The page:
It was a very over­whelm­ing moment when I first came out here to see that,” she says. I realised I didn’t know any­thing about car­ing for Indige­nous Aus­tralians. That’s why I had to go back. I enrolled in the Mas­ters of Remote Health and lat­er con­vert­ed to Nurse Prac­ti­tion­er at the Cen­tre for Remote Health to learn more about what I didn’t know, and lat­er, I was invit­ed to go back and teach [at CRH].”

Con­trast with the mainstream

When I first start­ed this job peo­ple said You’ll nev­er get a job in main­stream again. What are you going to do out there, run­ning around?’” Tess con­fides. Well, I’m going to wing it, I said. If it doesn’t work, it’ll just be bad luck. I’ll sort it out.”

I think now I am a bet­ter nurse, per­son­al­ly and pro­fes­sion­al­ly, than I was in main­stream. Because what I think I’ve learned, and what the Anan­gu peo­ple have taught me, is to see things from the client’s side. We don’t do that enough in the main stream.

Remote area prac­tice teach­es you to seek to under­stand first.”

When asked how impor­tant it is to know the com­mu­ni­ty you work with­in, Tess said: It’s over­whelm­ing­ly vital. You couldn’t do this job prop­er­ly if you didn’t.

Say­ing that,” she con­tin­ues, I don’t need to be everybody’s best friend. Peo­ple don’t need that. They’ve got their own fam­i­lies, their own best friend. What they need is some­one who’s authen­tic, that believes in them, who’s an advo­cate for them, and who’s here to do a pro­fes­sion­al job for them and respect them.”

Hum­ble about her achievements

Ms Ivan­hoe is inclined to play down her achieve­ments, telling CRANAplus I’m a basic kind of nurse.”

Her col­leagues would sug­gest she was much more than that, prais­ing her prodi­gious capac­i­ty for work” and bound­less ener­gy and enthu­si­asm”. They say she’s a great ambas­sador for remote area nurs­ing”, a con­stant inspi­ra­tion for nurs­ing and mid­wifery staff”, a per­son of deep integri­ty” and a dri­ver of change and con­tin­u­ous improve­ment” who has been instru­men­tal in devel­op­ing and main­tain­ing our chron­ic dis­ease programme.”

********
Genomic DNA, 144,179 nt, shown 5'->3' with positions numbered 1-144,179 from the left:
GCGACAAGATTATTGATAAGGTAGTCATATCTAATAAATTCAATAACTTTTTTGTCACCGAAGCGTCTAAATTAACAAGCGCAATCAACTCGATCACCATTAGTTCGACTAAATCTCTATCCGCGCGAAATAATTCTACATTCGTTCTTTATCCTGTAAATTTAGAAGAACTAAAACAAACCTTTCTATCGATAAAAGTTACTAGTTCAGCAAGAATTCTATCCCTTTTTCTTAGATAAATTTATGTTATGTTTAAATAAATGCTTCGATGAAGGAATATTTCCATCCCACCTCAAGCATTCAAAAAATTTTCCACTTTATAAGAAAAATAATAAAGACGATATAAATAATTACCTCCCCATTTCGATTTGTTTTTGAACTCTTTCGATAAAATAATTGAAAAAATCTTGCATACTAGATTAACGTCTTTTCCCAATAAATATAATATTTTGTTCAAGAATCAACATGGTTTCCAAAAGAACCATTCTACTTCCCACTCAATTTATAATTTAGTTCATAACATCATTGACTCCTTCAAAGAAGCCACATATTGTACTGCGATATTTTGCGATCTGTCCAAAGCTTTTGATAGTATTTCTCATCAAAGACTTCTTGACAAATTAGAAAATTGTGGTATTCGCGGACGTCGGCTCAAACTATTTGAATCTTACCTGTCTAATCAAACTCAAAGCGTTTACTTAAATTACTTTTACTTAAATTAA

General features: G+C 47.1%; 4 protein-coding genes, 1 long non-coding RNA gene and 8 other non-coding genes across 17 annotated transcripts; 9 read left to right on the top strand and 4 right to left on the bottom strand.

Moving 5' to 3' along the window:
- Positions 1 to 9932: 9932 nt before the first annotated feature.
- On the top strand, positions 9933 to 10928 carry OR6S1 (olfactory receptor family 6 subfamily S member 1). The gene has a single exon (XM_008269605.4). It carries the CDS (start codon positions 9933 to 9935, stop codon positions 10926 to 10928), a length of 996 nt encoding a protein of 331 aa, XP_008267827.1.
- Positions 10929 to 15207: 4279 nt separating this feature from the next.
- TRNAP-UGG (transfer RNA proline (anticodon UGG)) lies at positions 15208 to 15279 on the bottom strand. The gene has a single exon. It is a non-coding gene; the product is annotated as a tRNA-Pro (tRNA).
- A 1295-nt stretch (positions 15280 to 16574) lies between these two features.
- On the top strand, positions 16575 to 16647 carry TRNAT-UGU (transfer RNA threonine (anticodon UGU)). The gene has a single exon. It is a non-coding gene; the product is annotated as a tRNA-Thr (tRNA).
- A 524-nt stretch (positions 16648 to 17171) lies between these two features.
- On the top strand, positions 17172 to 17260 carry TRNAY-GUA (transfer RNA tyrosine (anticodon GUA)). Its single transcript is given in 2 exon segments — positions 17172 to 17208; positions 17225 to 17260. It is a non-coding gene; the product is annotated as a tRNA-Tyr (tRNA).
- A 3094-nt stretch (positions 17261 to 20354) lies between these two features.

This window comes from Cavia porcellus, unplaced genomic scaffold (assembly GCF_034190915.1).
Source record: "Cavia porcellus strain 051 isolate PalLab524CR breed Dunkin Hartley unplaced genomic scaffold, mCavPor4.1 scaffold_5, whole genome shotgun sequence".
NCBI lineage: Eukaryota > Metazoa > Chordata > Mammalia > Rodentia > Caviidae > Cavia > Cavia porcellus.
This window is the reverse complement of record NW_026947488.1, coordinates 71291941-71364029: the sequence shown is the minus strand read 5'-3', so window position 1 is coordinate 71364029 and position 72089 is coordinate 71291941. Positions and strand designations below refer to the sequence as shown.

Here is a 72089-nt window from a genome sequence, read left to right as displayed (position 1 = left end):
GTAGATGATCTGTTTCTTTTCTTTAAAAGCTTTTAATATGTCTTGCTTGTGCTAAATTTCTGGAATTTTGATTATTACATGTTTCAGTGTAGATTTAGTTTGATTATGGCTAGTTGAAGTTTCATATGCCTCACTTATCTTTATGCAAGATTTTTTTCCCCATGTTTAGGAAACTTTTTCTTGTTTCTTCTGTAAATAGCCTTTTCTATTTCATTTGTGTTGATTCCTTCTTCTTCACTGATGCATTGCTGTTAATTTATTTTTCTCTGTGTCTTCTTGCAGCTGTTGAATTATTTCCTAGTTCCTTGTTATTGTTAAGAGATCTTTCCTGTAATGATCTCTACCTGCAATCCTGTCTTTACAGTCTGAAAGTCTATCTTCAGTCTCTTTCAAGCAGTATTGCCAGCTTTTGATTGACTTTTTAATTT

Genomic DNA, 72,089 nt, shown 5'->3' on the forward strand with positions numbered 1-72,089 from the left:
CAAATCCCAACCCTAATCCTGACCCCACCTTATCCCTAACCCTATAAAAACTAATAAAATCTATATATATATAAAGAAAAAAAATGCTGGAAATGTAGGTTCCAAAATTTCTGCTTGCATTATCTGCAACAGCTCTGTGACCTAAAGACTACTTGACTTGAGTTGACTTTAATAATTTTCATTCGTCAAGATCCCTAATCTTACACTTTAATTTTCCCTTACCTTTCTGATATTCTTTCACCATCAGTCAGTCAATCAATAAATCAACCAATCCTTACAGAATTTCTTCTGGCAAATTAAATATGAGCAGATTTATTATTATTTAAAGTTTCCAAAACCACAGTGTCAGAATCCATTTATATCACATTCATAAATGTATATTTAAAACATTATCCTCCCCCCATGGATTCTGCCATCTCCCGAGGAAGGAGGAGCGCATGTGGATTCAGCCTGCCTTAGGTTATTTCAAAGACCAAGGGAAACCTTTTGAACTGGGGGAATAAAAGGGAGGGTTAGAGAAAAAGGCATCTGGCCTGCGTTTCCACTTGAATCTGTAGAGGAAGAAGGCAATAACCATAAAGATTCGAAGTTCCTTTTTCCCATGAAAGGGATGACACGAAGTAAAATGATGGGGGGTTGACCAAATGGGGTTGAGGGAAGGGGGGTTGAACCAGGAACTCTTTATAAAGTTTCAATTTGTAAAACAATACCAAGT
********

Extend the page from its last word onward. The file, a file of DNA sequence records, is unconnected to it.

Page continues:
I’ve been very lucky that peo­ple accept me as their mal­pa (helper friend),” Tess says. To me my proud­est thing is to have pro­vid­ed first-rate care to the best of my abil­i­ty to Anan­gu peo­ple in a pro­fes­sion­al way.”

When you look at the peo­ple like Sabi­na [Knight] and Sue [Lenthall] and oth­er lead­ers and pio­neers of remote health, they did it hard… I’m not sure I’ve led the pro­fes­sion in that way, but I think I can advo­cate for the position.

I advo­cate for RANs to be spe­cial­ists in their area. It is a spe­cial­i­ty. It isn’t a place to sit on your lau­rels with no pro­fes­sion­al devel­op­ment. You need to pro­vide first-rate care to the peo­ple who are the most mar­gin­alised in the country.”

Tess believes the CRANAplus Awards and sim­i­lar ini­tia­tives are a help­ful com­po­nent of this advocacy.

Any thing that pro motes remote area nurs­ing as a spe­cial­i­ty and as a pro­fes­sion is real­ly impor­tant,” she says. These awards bring the pro­fes­sion to the fore front – not just in the remote area set ting, but the whole of Aus­tralia. If one oth­er nurse decides they want to be a remote area nurse because of our sto­ries, then I think that’s real­ly important.”

Know some­one who deserves to win the Auro­ra Award in 2022? Nom­i­nate them using our Award Nom­i­na­tions page.